Amistad National Recreation
4121 Veterans Blvd.
Del Rio, TX 78840
Explore a Borderland Paradise
Amistad NRA is the United States portion of
International Amistad Reservoir, formed on the Rio Grande along the
border of the US and Mexico. Amistad is known for excellent
water-based recreation, camping and is surrounded by a landscape
rich in prehistoric rock art, a vibrant border culture, along with a
wide variety of plant and animal life.
Things to Do
Amistad National Recreation Area is best
enjoyed out on the water, however there are some things you can do
if you don't own a boat. See map in the
right-hand column for locations.
Visit Amistad Dam
Visitors can drive across Amistad Dam
for a great view and to visit the commemorative eagles marking the
border with Mexico. The dam is open most days from 10 am until 6 pm.
Please note that half the dam is in Mexico, and is an official
Port-of-Entry. If you do not intend to enter Mexico, you can park or
turn around before passing the United States flag.
The International Boundary and Water
Commission operates Amistad Dam; tours are not offered.
Picnic, Swim, or Walk Down by the Water
Governors Landing has both a day use
area and a campground. There are 8 picnic areas around the lake.
Visitors can swim anywhere in the lake except in coves with boat
ramps or marinas.
Rent a Boat
Forever Resorts operates marinas at
Diablo East and Rough Canyon.
Take a Scenic Drive
Viewpoint Road at Diablo East
(unpaved) leads to good spots for picnicking, swimming and SCUBA
Tent or RV (dry) Camp
Amistad NRA maintains four primitive
campgrounds located throughout the park.
Active or retired military may use the U.S.A.F. (Southwinds) Marina
located just off the road to Amistad Dam.
The Amistad NRA area is home to dramatic 4,000
year-old rock art. These mysterious paintings adorn rock shelter
walls in the upper reaches of Amistad Reservoir. Boaters can usually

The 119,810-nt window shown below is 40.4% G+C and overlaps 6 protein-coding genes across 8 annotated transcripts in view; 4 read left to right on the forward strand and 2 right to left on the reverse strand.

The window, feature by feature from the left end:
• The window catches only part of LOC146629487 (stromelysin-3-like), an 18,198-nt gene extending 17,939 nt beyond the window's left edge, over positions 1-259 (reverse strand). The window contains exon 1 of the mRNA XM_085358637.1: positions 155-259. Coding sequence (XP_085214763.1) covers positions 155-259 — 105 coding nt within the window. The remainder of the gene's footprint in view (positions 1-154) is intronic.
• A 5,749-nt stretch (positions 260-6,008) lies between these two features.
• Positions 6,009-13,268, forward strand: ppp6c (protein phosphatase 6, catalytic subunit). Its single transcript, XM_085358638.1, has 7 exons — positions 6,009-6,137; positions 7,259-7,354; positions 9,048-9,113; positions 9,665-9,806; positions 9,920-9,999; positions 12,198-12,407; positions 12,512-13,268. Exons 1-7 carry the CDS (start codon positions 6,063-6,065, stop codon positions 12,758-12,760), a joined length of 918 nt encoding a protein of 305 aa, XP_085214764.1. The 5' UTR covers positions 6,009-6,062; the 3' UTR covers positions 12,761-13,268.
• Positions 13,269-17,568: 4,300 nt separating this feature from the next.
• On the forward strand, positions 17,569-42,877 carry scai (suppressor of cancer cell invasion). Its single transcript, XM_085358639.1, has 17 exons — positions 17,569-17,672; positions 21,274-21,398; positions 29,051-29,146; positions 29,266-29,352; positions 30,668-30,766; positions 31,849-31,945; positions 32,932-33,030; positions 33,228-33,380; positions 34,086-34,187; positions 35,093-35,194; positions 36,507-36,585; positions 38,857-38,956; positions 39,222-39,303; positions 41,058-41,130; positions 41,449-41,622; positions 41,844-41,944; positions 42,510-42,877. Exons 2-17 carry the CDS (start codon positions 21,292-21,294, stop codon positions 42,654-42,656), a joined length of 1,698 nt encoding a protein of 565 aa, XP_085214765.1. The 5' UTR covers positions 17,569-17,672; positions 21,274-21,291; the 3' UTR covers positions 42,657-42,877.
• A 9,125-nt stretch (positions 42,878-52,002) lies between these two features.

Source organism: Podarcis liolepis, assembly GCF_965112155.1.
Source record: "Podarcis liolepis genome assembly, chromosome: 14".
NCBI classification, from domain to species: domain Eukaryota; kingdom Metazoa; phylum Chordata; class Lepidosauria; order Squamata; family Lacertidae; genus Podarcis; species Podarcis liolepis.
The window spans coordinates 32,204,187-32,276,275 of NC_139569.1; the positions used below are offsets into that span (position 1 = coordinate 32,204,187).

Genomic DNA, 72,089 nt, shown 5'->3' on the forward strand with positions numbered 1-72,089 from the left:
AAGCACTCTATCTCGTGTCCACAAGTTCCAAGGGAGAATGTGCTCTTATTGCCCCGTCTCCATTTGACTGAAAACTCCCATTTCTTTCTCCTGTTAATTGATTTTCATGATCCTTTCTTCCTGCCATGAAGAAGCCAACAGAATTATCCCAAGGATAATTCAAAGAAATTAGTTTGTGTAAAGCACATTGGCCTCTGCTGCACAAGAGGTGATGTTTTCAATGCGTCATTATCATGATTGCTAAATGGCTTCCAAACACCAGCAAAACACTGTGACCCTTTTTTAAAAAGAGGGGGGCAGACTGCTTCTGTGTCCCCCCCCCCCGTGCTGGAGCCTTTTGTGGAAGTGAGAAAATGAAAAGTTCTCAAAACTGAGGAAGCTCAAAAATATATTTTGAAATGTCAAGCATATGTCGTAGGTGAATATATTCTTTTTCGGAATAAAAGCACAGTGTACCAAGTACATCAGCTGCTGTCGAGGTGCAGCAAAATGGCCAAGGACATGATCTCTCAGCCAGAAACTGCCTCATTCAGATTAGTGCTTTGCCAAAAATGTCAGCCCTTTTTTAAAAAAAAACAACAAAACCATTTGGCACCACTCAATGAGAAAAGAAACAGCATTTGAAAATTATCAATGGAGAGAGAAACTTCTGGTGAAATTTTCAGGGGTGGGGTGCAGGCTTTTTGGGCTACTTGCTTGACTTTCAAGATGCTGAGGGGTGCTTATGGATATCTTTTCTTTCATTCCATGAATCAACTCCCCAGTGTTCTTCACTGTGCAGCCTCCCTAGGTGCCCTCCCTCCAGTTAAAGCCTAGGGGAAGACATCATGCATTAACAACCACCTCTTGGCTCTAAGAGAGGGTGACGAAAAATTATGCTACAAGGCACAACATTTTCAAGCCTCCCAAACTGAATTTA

access Panther and Parida Caves (depending on lake level), and
hikers can go on a guided tour at nearby Seminole Canyon State Park
and Historic Site.
Taking a closer look at the modern landscape
of Lake Amistad can tell a person much more about the history of the
area than they might at first expect. Surprisingly, the history of
the Lower Pecos River Region begins far before the U.S. Military�s
early camps and outposts and goes far beyond the beginning days of
the Southern Pacific Railroad.
The first visitors to the canyons that now
form Amistad NRA arrived some 12,000 years ago following herds of
large ice-age animals that grazed the grassy upland plateaus and
ventured deep into the canyons for water. And although the people
might be gone, they�ve left a legacy of their life ways in the
artifacts and rock art that grace the canyon walls.
Nature & Science
Amistad National Recreation Area supports
flora and fauna in a combination not found in any other National
Park Service site. This biodiversity is a result of the park�s
location in a transition zone between three major plant communities:
Tamaulipan Shrubland, Chihuahuan Desert, and Edwards Plateau. This
mix of habitats is combined with a huge expanse of the clear, clean
waters of Amistad Reservoir.
People use Amistad Reservoir year round. In
contrast, some animals utilize the area only during seasonal
migrations. In the fall, thousands of Monarch butterflies roost on
park lands before continuing their journey south to wintering sites
in Mexico. Many waterfowl species spend the winter on the lake
before returning north in the spring. Even endangered and threatened
species, such as the Interior least tern, use the lake to nest and
The National Park Service and state agencies
have implemented several projects in order to monitor the natural
resources of the lake and surrounding areas. Extensive inventories
of flora and fauna, yearly Monarch butterfly tagging, and monthly
water quality testing provide invaluable data.
By monitoring changes, park staff can quickly
take measures to conserve the natural resources and beauty of
Amistad National Recreation Area.
Did You Know?
The first Southern Transcontinental Railroad was completed in
January 1883 by driving a silver spike into the track at a location
on the Rio Grande just upriver from the confluence with the Pecos
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